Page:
If not treated, people with narcolepsy can fall asleep at any time, such as when at work, while driving and while engaged in a conversation. Narcolepsy is linked to a chemical in the brain called hypocretin, which normally stimulates arousal and helps regulate sleep. Most people with narcolepsy do not produce hypocretin in the deep part of the brain called the hypothalamus. As a result, the body's messages about when to sleep and when to stay awake sometimes occur at the wrong times and places.
Narcolepsy is a lifelong condition that affects an estimated one in 1,000 to 1,500 people. Although it occurs in both men and women, it is slightly more common among men. The condition can begin at any age, although its symptoms usually appear between the ages of 10 and 20. Narcolepsy has been found to be hereditary in some cases.
The hallmark symptom of narcolepsy is an excessive daytime sleepiness (EDS), in which a person falls asleep at times when they want to be awake. EDS may include daytime sleep attacks that occur with or without warning, persistent drowsiness and fleeting moments of sleep that occur in between a person's waking state.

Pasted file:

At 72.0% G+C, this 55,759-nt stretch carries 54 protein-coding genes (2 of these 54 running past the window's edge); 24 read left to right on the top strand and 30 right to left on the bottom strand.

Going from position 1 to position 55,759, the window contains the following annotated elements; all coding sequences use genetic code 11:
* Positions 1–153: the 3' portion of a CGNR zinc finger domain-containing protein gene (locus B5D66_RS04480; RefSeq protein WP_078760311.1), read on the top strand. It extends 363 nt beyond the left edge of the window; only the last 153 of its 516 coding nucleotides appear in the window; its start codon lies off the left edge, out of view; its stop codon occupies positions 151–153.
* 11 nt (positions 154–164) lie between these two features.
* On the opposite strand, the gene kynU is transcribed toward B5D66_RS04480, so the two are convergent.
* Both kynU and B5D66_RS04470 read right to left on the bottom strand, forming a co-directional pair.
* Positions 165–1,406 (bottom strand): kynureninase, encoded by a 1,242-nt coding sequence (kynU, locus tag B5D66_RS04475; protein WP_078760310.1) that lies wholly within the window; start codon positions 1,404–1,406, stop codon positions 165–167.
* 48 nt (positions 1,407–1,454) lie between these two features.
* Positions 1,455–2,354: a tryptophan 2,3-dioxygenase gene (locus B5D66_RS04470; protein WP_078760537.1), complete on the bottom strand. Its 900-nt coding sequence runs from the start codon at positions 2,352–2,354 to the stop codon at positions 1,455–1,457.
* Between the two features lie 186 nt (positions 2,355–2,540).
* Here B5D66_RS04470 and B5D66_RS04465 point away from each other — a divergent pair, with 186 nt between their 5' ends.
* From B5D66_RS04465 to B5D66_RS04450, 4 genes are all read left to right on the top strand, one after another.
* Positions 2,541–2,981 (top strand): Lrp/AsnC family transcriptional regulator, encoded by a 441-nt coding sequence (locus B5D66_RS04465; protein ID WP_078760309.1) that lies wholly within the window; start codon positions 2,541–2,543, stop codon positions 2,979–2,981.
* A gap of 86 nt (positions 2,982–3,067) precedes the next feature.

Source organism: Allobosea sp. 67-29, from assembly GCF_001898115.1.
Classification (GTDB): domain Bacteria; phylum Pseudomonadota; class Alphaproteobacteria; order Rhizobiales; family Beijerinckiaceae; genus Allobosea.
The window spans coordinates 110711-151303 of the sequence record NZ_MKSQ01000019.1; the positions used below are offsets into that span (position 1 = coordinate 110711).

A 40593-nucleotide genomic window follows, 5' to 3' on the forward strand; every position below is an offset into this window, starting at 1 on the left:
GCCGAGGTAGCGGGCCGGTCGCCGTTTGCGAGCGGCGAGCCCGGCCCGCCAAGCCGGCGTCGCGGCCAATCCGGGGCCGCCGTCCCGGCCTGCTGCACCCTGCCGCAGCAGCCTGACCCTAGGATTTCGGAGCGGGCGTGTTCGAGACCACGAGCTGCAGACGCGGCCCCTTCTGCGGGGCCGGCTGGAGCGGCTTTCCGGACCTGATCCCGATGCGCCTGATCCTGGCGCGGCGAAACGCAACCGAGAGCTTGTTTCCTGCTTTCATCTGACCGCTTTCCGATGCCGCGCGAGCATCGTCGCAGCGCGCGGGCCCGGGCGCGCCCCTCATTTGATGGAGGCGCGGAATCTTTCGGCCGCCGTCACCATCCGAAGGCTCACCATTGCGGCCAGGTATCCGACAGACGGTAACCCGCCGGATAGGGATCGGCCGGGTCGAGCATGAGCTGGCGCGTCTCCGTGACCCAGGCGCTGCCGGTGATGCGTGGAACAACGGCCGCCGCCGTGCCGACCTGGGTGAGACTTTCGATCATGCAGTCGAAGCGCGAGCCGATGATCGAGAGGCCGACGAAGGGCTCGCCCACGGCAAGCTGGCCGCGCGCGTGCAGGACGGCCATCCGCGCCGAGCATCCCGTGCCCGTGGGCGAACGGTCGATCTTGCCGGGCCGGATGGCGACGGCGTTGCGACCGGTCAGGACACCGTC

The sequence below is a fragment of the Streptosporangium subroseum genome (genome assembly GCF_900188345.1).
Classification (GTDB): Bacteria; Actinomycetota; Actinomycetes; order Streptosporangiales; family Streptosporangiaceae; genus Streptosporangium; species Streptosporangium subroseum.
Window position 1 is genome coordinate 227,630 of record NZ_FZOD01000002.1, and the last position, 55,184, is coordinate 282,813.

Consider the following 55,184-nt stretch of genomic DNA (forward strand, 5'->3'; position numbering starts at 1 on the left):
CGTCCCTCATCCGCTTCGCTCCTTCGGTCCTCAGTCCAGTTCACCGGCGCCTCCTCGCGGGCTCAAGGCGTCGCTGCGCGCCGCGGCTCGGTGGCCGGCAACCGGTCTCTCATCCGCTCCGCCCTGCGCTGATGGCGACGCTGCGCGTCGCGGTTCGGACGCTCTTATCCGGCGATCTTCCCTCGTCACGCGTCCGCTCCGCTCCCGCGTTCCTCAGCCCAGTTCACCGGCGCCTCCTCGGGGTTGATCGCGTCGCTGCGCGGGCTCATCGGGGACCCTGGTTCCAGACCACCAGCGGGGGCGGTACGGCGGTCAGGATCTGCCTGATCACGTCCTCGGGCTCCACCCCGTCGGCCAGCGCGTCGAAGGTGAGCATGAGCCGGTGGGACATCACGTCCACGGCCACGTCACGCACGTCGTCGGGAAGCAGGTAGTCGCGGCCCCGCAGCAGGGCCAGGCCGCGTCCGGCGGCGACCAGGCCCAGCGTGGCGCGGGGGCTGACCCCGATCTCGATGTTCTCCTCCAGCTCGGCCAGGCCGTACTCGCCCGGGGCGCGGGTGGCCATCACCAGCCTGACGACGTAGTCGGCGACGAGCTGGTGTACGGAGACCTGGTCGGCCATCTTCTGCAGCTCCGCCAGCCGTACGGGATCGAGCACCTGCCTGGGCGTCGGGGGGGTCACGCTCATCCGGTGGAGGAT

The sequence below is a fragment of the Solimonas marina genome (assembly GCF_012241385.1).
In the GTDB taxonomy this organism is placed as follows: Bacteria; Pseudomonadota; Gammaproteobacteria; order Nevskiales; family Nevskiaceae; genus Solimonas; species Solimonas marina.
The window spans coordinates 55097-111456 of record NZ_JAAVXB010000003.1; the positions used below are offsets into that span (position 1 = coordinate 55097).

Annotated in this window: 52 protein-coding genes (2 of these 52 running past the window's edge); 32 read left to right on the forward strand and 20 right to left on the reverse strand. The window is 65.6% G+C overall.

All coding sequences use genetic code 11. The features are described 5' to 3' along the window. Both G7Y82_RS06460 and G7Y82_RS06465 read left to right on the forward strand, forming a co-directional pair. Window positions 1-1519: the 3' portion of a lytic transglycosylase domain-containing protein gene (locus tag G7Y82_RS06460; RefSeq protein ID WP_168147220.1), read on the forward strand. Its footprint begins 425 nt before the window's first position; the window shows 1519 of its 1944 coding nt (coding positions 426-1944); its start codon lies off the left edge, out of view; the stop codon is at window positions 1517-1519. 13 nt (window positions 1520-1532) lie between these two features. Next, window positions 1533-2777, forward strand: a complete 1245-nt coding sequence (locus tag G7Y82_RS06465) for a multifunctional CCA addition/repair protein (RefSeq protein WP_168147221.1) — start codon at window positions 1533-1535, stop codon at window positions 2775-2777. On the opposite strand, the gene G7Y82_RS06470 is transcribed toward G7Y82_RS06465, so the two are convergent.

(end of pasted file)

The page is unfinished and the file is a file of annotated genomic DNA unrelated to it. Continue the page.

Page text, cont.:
Other symptoms may include:
To diagnose narcolepsy, your doctor will conduct a physical examination and ask about your medical history and symptoms. In addition, a number of tests are available to assist the diagnosis of narcolepsy:
Treatment for narcolepsy typically involves medications to increase daytime alertness and reduce cataplexy and other symptoms. Stimulants are usually prescribed to improve alertness. Antidepressants as well as a new drug called gammahydroxybutyrate, or Xyrem, may be used to control cataplexy, hypnagogic hallucinations and sleep paralysis.
Common stimulants include the following:
There are a few common side effects of stimulants that you may experience when taking these medications. They include headache, irritability, nervousness, insomnia, irregular heartbeat and mood changes.
Reviewed by health care specialists at UCSF Medical Center.